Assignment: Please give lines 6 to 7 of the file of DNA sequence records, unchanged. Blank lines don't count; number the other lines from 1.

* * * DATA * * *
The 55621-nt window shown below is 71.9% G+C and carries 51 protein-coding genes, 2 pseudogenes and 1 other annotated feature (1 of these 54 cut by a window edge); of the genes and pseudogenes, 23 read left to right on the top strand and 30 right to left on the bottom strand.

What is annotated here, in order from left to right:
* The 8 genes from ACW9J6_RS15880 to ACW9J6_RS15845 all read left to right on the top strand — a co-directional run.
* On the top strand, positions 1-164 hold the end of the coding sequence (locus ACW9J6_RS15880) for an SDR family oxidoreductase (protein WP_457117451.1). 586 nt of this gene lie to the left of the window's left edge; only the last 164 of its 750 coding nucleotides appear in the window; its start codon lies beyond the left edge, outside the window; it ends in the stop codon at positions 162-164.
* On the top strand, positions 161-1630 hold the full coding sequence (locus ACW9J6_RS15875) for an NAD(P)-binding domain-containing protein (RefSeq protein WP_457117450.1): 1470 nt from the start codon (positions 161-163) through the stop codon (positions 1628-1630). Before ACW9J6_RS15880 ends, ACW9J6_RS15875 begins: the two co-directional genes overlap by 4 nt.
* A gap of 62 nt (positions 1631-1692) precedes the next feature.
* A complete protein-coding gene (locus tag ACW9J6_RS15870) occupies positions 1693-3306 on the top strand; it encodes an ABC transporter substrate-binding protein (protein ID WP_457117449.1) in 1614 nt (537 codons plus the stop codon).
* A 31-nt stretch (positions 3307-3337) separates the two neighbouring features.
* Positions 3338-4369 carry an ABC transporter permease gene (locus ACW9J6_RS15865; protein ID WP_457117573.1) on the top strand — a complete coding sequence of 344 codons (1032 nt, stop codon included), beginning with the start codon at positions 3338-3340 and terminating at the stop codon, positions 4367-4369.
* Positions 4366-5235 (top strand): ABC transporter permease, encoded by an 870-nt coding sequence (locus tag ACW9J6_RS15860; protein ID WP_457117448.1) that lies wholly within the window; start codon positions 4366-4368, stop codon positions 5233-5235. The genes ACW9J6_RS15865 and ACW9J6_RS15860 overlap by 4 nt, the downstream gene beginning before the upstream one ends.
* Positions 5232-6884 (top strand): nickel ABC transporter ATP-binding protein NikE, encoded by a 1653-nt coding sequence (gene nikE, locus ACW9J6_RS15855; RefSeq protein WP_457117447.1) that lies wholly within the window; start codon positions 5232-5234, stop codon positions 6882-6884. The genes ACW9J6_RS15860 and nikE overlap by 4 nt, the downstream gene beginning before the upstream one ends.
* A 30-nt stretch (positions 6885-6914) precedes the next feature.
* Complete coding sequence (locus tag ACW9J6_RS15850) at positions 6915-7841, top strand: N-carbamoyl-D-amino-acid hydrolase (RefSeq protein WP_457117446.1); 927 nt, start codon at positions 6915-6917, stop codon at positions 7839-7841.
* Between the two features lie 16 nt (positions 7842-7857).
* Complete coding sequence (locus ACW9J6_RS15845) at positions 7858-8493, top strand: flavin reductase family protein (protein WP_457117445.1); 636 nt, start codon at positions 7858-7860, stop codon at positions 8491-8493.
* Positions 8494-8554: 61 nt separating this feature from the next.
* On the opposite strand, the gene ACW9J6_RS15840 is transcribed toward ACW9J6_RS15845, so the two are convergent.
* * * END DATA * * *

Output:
* A gap of 62 nt (positions 1631-1692) precedes the next feature.
* A complete protein-coding gene (locus tag ACW9J6_RS15870) occupies positions 1693-3306 on the top strand; it encodes an ABC transporter substrate-binding protein (protein ID WP_457117449.1) in 1614 nt (537 codons plus the stop codon).